Kuker noted that sometimes the store's small size works to its advantage.
``We have a lot of people who come across the bridge because they want to shop a small store, like the elderly who can't get around a large supermarket,'' she said.
LEWIS SAID that rather than chase the service-oriented market, his Checkers store markets itself to the price-conscious shopper. He said industry surveys show that in deciding where to buy groceries, shoppers value cleanliness first and price second.
Local grocers said they have seen consumers become more concerned about their health and the contents of food.
``In Lawrence, I still think there's a big emphasis on fresh food, your produce, but there's also a health consciousness,'' Lewis said, noting that the attitude is shared by shoppers of all ages, not just Kansas University students.
``They're really aware of the ingredients, they're reading the labels,'' he said.
Checkers caters to that market by carrying such items as buffalo meat, which is leaner and lower in calories than beef.
TWO NATURAL foods stores target the health-conscious segment of the grocery market more specifically. The Community Mercantile's grocery at 700 Maine and Wild Oats Market at 1040 Vt. both carry natural foods, organic produce, bulk foods and other merchandise that appeals to consumers who make health and environmental concerns a top priority.
Wild Oats, which belongs to a Boulder, Colo.-based chain, opened in January. In addition to the market, the store features a cafe and deli.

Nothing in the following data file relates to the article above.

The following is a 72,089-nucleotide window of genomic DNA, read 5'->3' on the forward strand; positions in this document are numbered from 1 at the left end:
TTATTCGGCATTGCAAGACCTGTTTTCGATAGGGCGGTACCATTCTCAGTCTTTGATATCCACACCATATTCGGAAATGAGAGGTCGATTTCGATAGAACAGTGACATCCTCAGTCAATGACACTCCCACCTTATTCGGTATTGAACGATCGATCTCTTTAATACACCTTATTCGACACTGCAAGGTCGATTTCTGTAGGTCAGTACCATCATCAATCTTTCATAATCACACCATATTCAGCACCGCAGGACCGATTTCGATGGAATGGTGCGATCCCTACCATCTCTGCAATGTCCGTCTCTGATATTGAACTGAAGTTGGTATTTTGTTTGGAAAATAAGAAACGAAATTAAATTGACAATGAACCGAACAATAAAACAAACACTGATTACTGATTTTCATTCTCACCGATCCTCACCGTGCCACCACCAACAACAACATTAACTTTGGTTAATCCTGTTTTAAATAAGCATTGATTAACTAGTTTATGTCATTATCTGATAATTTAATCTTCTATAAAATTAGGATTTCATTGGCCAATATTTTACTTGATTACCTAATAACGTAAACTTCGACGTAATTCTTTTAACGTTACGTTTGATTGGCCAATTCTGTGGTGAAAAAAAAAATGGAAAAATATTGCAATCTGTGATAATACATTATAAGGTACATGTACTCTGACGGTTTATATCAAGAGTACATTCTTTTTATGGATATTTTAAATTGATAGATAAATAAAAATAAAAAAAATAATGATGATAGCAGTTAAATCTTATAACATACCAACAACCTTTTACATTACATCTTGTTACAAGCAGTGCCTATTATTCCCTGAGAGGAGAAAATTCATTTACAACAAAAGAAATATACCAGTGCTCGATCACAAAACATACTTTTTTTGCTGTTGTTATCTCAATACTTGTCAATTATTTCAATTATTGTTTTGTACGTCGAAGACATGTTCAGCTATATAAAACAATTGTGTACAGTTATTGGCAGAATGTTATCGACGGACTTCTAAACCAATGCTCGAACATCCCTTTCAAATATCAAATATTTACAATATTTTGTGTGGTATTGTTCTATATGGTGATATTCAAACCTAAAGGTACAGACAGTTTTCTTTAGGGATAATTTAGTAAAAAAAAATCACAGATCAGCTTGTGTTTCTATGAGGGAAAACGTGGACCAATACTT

Zeke Cessna, the store's manager, said once a month Wild Oats has a ``5 Percent Day'' from which the company donates 5 percent of its sales to an environmental or human rights organization.
Community Mercantile is expanding its operation and plans to move into its new, larger location at 901 Miss. in August, said Jeff Helkenn, manager of the moving project. Helkenn said the larger quarters will allow the store, which is owned by a cooperative, to expand its inventory and also to provide more services.
``WE ARE going to try to cater to the needs of the neighborhood and be more of a one-stop shopping outlet,'' he said.
In addition to a broader inventory, the new store will sell prepared food for carry out or sit-down dining and offer a full-service meat counter. It also will offer more education through cooking demonstrations presented by a dietitian. Helkenn said the demonstrations will show people how to prepare natural and organic foods but also will provide general nutrition information.
``All kinds of dietary concerns are fair game,'' Helkenn said.
Other grocers also play to environmentally conscious consumers by offering some bulk foods and in-store recycling services. Keefer, the Dillon's spokesman, said his store will continue to accept certain recyclables even though consumer demand for environmental-type services has leveled off.
The volume of recyclables accepted by the company has stabilized and sales of ``green'' products, those that are made of recycled materials aren't increasing, he explained.
``You don't see as much emphasis on it, sadly, as you did two years ago when it was really at its peak,'' he said.
``By and large as a category that is not a high-growth area as far as customer demand,'' he said.